New school board member Paul Galovin, left, talks with new city councilman Kelly Richards to his right and others about school boundaries.

New school board member Paul Galovin, left, talks with new city councilman Kelly Richards to his right and others about school boundaries.

All not happy with Marysville schools boundary proposal

  • Wednesday, January 29, 2020 2:04pm
  • News

MARYSVILLE – All things being equal, it’s not what some people want.

The school board for the Marysville School District wants equity in its schools. Boundaries being drawn up are a testament to that.

But why that might sound good in theory, the reality for residents is that some of it just doesn’t make sense.

For example, at a meeting last week at Marysville Getchell High School attended by about 100 people, many who live in the Sunnyside area were upset because their students are now scheduled to attend Marysville-Pilchuck.

Currently those students go to MG, which is closer, for one thing.

However, assistant superintendent Scott Beebe explained that to make the schools equitable – especially from a poverty standpoint – the Sunnyside students should go to M-P.

As for proximity, he said M-P is only 1 1/2 miles farther away.

Another boundary issue that has been criticized is while most young students will still attend their neighborhood elementary school, there will be changes at the three middle schools. One example that seems to lack common sense is students at Liberty will be bused north to Cedarcrest instead of going to Marysville Middle, almost across the street. Meanwhile, students at Cascade will be bused south to MMS, instead of attending Cedarcrest, which is closer. That decision was made to bring more equity in poverty in the high schools, Beebe said.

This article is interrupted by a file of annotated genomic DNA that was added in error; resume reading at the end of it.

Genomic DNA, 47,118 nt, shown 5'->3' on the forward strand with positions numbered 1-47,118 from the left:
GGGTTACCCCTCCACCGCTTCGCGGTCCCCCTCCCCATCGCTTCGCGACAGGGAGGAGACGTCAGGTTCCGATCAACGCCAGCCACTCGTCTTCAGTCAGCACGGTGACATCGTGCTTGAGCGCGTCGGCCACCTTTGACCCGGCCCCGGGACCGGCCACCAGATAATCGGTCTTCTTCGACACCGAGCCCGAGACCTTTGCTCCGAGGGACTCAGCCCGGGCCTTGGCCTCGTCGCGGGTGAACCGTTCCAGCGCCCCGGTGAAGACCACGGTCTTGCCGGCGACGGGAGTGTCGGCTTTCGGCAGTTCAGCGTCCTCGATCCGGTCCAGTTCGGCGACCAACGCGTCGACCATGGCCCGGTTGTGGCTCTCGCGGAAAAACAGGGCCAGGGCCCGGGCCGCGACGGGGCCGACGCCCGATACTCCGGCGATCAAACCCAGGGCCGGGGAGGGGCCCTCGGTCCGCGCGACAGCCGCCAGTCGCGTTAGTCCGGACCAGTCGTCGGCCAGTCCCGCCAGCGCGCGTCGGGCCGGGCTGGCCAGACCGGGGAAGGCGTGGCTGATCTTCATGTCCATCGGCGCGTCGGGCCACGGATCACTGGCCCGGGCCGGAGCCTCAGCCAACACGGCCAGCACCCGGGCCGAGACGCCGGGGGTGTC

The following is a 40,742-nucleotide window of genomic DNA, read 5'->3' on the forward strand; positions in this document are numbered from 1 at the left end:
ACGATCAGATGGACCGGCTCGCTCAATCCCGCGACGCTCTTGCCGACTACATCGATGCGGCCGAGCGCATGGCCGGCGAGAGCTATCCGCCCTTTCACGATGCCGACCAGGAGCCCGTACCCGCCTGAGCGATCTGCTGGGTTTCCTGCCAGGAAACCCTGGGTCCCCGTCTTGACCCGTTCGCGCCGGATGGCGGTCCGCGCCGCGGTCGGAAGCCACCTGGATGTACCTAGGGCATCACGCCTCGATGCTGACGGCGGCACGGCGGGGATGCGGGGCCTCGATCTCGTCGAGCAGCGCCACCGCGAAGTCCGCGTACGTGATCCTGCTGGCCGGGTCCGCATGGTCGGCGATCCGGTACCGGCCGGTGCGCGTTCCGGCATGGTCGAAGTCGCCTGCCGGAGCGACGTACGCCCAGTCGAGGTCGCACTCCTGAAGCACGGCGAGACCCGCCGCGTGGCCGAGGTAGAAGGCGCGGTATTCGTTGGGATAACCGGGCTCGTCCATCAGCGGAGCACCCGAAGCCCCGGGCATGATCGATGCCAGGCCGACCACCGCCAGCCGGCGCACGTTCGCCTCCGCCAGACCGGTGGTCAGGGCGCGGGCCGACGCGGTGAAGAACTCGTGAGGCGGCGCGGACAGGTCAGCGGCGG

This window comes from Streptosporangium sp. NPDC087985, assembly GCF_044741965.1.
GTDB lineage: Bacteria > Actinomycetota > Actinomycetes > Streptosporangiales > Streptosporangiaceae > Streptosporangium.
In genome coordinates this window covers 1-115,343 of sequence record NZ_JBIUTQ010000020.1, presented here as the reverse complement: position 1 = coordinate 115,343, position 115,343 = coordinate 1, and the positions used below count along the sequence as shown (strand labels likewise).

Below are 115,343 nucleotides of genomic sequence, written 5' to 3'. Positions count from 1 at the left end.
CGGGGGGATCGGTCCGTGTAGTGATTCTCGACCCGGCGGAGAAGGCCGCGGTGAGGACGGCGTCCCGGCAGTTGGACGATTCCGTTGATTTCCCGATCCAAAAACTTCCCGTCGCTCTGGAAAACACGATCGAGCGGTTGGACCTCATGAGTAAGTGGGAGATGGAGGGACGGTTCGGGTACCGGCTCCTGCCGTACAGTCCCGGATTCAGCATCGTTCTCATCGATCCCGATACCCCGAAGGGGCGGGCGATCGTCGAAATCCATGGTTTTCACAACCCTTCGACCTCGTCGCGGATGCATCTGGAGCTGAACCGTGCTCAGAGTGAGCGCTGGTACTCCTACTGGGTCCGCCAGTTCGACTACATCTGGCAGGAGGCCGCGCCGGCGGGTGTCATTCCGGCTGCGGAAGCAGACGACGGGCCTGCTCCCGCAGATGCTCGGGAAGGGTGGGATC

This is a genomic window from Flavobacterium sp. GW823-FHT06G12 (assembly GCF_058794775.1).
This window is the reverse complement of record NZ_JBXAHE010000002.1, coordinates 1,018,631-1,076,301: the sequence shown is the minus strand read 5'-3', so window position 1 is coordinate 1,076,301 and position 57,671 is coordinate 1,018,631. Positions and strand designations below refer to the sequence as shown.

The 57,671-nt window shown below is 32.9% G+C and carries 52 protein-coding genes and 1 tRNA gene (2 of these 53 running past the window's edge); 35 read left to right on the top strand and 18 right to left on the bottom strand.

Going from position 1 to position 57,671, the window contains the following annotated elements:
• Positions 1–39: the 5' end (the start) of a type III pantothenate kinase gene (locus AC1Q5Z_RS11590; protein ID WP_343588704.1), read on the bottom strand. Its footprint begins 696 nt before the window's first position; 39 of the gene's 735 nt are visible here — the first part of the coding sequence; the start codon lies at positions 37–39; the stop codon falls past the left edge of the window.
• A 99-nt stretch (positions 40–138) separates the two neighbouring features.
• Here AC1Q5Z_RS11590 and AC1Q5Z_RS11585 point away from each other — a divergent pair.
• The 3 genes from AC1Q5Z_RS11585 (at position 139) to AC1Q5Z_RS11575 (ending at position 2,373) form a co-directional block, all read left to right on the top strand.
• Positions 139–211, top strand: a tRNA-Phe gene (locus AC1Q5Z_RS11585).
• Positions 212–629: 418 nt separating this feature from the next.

He emphasized that a committee that met 13 times came up with the recommendations, but the school board is listening to public input for possible changes.

A decision would need to be made by March 2 to instigate them by the next school year in September.

“No decision has made been,” Beebe said. “That’s a myth.”

He said no boundary changes are recommended for the elementary schools, but that could change if voters pass a Feb. 11 levy allowing new larger ones to be built at Liberty and Cascade. Superintendent Jason Thompson said some people are “madder than mad” about the boundaries, but still plan to vote for the levy because schools are needed so badly.

At the middle and high school levels, goals were to improve diversity and equity when it comes to economics, race, special ed, highly capable, etc. Course offerings would be the same at both high schools, including Advanced Placement and Career Technical Education courses.

“There will be Honors courses at all schools,” Beebe said. “That’s a bad rumor.”

Thompson said, “We didn’t want one high school to be the ‘haves,’ and the other the ‘have nots.” Thompson said even with both schools offering the same thing instruction costs will go down compared with when MG had Small Learning Communities and four schools needed teachers.

The district also wanted to even out enrollment. MG now has 1,500 students and M-P 1,000. With the redrawn boundaries, MG only has 42 more.

Making bus riders shorter was another goal. Thompson said that’s one reason the district loses students to other schools.

As for in-district transfers, Thompson said that still can be done on an individual basis.

Students now attending high school will be “grandfathered in” to keep going to their same schools.

Schools pathway

Totem: Marshall, Quil Ceda Tulalip, Sunnyside

Marysville: Grove, Allen Creek, Cascade, Shoultes

Cedarcrest: Pinewood, Kellogg-Marsh, Liberty

MG: (Cedarcrest, MMS) Pinewood, K-M, Liberty, Allen Creek, Grove

M-P: (Totem, MMS) Marshall, Cascade, Sunnyside, Shoultes, Quil Ceda

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